Tyres are usually taken for granted until they fail entirely on you, so follow these 6 essential tyre maintenance and care guide to keep your motoring safe.
Like everything else on a car, tyres need to be cared for because your vehicle is not going anywhere without them. However, it's not the going you should be worried about because it's the stopping that really puts the tyre to the test.
When it comes to safety, tyres are one of the most essential components of your vehicle. The brakes slow the wheels, but it's actually your tyres that stop the car.
While most of us pay serious attention to our cars' engine, interior, and bodywork, most of us neglect the tyres.
It shouldn't be this way, because properly cared for tyres are the difference between a good day and a bad one, so what can we do to keep it in tip-top condition?
We can't stress enough how vital tyre pressure is. This is probably one of the most significant oversights, especially now that we are in lockdown where our cars are left parked for a long time. Parked vehicles over a long period usually lose more tyre pressure than daily driven ones.
Air pressure in tyres allows the tyre to support load, grip and absorb road imperfections.
An underinflated tyre will be compromised and not be effective at doing the things it should be doing. You can find the exact tyre pressure your car needs on the placard placed on the driver's door. It is generally recommended that you check your car tyre pressure at least once every two weeks, but since our vehicles are sitting still quite a bit these days, perhaps it's best to check them every time you roll out.
The tread depth of your tyres must always be more than 1.6mm for it to work at its best. If your tread depth is any less, it is deemed unsafe and must be replaced. The more the tread depth, the better the grip and stopping capability.
Some say you can measure tread depth by using a coin, but we don't live in the dark ages, which is why tyre manufacturers have included tyre tread depth gauges or bars on the tyre itself. If they are even with the thread, it's time to change your tyres.
Wheel alignment is the process of getting your wheels angled correctly and pointing in the right direction. If you hit a bump, curb or pothole, it could throw the wheels out of alignment. Misaligned wheels accelerate tyre wear and affect your car's stability on the road.
Alignment is something you should be doing at least once every 7000 kilometres to prevent premature and uneven wear of tyres. Poor alignment signals include vehicle pulling to the left or right, irregular or rapid tyre wear, squealing and crooked steering wheel when driving straight.
Just like the name implies, tyre rotation is the process of rotating your tyres. It is necessary because your tyres wear unevenly depending on the type of vehicle you have over a period of time. For example, a front-wheel-drive car puts more stress on the front tyres, and they tend to wear out faster than the rear tyres.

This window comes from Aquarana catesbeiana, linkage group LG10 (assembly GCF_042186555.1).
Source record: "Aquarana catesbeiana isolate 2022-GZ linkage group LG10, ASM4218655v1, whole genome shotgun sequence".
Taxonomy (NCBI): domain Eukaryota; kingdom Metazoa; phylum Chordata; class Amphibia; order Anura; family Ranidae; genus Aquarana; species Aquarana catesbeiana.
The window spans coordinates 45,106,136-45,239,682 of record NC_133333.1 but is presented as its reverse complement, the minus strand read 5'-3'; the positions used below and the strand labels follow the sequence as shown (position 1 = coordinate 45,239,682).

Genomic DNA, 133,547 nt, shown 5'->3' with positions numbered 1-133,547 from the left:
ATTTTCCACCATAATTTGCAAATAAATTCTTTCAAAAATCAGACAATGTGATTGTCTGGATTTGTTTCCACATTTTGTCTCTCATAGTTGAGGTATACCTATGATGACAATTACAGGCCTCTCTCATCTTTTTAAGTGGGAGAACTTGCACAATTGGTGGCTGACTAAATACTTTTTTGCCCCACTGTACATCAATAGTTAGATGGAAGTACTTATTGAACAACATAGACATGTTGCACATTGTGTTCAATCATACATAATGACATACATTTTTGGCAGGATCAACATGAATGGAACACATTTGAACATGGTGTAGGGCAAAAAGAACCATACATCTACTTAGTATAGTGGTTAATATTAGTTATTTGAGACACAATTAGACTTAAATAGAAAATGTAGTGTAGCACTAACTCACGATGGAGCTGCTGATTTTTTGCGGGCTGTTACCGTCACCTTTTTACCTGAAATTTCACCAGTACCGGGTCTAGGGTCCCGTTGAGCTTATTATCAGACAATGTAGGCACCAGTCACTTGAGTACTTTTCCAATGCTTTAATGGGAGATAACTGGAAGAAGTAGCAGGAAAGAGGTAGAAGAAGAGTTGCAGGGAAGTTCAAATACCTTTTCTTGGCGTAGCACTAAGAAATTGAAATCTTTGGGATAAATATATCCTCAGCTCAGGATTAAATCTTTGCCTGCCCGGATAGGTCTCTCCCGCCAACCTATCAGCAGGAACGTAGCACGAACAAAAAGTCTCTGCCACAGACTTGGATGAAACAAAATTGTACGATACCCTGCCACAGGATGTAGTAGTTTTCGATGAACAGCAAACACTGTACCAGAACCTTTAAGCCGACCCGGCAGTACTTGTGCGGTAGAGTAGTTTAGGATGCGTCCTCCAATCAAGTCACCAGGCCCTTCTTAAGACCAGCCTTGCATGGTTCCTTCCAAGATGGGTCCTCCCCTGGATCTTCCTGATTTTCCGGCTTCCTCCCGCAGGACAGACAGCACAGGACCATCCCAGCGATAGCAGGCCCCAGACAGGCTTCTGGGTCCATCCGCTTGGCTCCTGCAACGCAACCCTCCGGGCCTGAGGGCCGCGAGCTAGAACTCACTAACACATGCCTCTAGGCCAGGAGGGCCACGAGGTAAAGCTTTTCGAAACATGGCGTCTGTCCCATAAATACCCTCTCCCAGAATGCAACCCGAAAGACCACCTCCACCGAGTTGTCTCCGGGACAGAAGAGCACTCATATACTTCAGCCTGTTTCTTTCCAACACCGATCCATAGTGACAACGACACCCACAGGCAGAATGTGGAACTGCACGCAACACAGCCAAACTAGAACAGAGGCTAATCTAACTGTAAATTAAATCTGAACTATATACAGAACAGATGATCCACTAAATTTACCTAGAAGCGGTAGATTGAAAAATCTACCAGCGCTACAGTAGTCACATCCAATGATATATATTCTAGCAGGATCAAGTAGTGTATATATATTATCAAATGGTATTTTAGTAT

Therefore, rotating the tyres helps even out tyre wear, which ultimately will get you longer life out of your rubber doughnuts. Tyre rotation is best done every 10,000 kilometres, but manufacturers do sometimes have their own recommended schedule.
As funny as this sounds, if you don't use your tyres a lot, they will go bad due to dry rot. If you notice cracks on your tyres, especially on the sidewall, this means your tyres have rotted. Another cause of dry rot on tyres is due to excessive exposure to UV from sunlight. So if you want to avoid dry rot, try not to park your car where your tyres are not exposed to harmful UV rays.
You could also try to inhibit dry rot by cleaning your tyres often and applying a protective product over them. Finally, under normal driving conditions, it is recommended to replace tyres every 5-6 years from the date of manufacture.
A simple tyre wash with soap and water will help remove dust and unwanted foreign bodies from it. Although cleaning tyres is often seen as an enhancement of its aesthetics, it is actually a significant maintenance step that can prevent your tyres from cracking and discolouration, which will help them live a long and dependable life. Washing your tyres will also help you identify any possible damage on them so that you know whether your tyres are in tip-top condition.
If you follow these simple yet efficient tyre maintenance and checks, you can be confident to have a bit more safety behind your back and make a real difference in how long your tyres last.
Wants to live the simple life, especially when it comes to cars and bikes. That's what tech is for he reckons, to make motoring simpler